Superfood

Croissant, Coffee, Chocolate, Sugar, Cup
We have been hearing for years that chocolate is actually good for our health, yet this kind of statement is very misleading. There’s a certain sort of chocolate that is beneficial. And for those people with a super-sweet tooth, it’s not the particularly appealing kind.
Dark Chocolate. That’s right. And it must be at least 70% cacao to be any good to you indoors and especially out.
We really don’t have to get into it’s origins. It is pretty commonly known that chocolate comes from the cacao beans in the tropical regions of the world, like Africa, Madagascar, and South America. The same as coffee, it’s much more familiar to us customers once it has been processed and roasted much farther from its natural condition. But we need to understand that the less processed our chocolate, the more beneficial it is.
Right out of the cacao bean, the pulp and seeds are referred to as cacao. It will not become cocoa until it’s been roasted and ground up great. So when you are in the store and you see”70 percent cacao” or”88% cacao”, you usually know you’re getting the real unadulterated stuff. Dark chocolate contains more cacao and so keeps it’s naturally-occurring compounds that the press sing praises about. Trouble is, that good-for-you components, also called flavonoids or flavonols, are naturally bitter. When you’re eating semi-sweetened or milk chocolate, the manufacturers have replaced those compounds with milk and sugar so they would taste better.
This is why the term”chocolate” as a superfood is a misrepresentation. My idea of chocolate is not the same as somebody else’s. Hell, my idea of chocolate isn’t even what is was 5 years back! The superficial Chocolate is the dark variety. And not just any dark chocolate. In fact, even in the event that you discover the chocolate bars that say”70 percent cacao” directly on the front of the tag, you need to look at the ingredients. The first ingredient listed is usually the primary ingredient. If it says anything besides”bittersweet chocolate” (I have seen”milk” in some), it’s not going to be the real thing.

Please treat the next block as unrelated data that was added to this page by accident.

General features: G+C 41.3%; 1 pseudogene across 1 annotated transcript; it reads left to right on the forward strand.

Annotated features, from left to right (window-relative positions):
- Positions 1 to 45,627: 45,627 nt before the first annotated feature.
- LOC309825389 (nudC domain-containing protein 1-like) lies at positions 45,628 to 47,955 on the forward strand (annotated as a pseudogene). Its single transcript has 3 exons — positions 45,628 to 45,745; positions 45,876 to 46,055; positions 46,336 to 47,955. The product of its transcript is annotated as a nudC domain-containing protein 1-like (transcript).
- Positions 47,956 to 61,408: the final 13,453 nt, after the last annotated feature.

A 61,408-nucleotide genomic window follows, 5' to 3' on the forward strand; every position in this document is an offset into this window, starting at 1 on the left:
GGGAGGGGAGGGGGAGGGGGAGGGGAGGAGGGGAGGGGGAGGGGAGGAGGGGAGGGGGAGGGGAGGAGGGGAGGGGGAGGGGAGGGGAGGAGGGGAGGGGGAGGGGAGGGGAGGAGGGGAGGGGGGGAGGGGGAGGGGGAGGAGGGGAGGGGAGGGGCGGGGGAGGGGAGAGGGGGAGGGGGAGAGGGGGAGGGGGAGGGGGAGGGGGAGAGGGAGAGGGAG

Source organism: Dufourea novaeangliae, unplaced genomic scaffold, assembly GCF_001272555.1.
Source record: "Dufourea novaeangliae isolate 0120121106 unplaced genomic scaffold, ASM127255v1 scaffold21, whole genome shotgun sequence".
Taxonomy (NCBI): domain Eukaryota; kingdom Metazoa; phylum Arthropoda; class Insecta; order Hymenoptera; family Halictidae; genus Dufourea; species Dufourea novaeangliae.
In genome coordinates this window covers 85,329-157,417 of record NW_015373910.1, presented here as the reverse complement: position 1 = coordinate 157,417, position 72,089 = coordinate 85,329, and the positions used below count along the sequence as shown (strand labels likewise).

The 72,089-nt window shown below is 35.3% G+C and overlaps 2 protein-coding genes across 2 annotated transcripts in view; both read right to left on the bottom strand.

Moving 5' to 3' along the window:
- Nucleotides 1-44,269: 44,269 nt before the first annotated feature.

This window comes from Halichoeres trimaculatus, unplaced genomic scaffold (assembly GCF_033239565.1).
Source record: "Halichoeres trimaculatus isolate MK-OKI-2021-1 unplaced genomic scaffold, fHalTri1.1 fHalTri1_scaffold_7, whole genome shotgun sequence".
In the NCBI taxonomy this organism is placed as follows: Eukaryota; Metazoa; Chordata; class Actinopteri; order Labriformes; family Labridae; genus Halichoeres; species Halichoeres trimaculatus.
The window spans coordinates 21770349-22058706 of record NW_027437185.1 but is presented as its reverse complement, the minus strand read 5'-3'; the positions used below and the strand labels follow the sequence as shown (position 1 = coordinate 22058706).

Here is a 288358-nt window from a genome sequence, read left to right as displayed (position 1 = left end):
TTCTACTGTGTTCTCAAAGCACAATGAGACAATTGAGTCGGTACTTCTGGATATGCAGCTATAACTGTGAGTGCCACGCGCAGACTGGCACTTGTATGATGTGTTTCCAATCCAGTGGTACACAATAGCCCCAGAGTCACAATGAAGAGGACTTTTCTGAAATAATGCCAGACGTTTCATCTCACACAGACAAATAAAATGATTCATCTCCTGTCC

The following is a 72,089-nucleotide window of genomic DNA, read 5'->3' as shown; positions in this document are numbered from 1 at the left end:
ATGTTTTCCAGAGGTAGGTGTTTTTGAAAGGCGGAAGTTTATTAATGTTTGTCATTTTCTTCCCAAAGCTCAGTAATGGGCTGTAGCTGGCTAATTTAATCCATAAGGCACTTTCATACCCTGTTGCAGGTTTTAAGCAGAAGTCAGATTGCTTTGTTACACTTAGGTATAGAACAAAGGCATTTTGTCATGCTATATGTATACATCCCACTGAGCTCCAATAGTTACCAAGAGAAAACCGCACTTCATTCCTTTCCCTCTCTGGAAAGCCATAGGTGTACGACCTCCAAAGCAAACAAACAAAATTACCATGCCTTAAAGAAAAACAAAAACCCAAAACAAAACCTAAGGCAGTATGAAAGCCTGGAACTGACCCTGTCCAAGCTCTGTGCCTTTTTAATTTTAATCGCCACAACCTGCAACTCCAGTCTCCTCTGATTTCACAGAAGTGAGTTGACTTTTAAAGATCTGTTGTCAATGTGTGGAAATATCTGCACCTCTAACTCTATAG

By the way, if you are worried about the”chocolate liquor” you often see on labels, do not worry! It isn’t referring to anything alcoholic. Following the cacao nibs are roasted and hulled out of their shells, then ground into a gritty paste, this is what it’s called. I can not tell you how many times I had to clear this up for men and women who avoid alcohol for religious and health purposes.
Personally, when I am choosing dark chocolate, I’ve got an extra criteria. I happen to favor products in general that are good for the environment. Chocolate is definitely no exception, particularly when it gets the”Rainforest Alliance Certified” seal of approval on the tag. This means that the cacao used to generate the chocolate was bought from small and frequently family-owned proprietors that operate sustainably. And since the environment and its people are their first priority, I am moved to purchase my chocolate out of them exclusively. I like people who care about something bigger than themselves.
I used to be all about chocolate. I’d grimace at the very mention of bittersweet or dark chocolate. For a long time I thought it was an age-related taste, but even though a part of it may be true, I found as I was getting older my taste for such”mature” food had not changed. What has changed it more lately, however, is the research I did to find out more about the”chocolate” they say is good for you. The health and beauty benefits were worth acclimating my tastebuds for this once-offensive substance.

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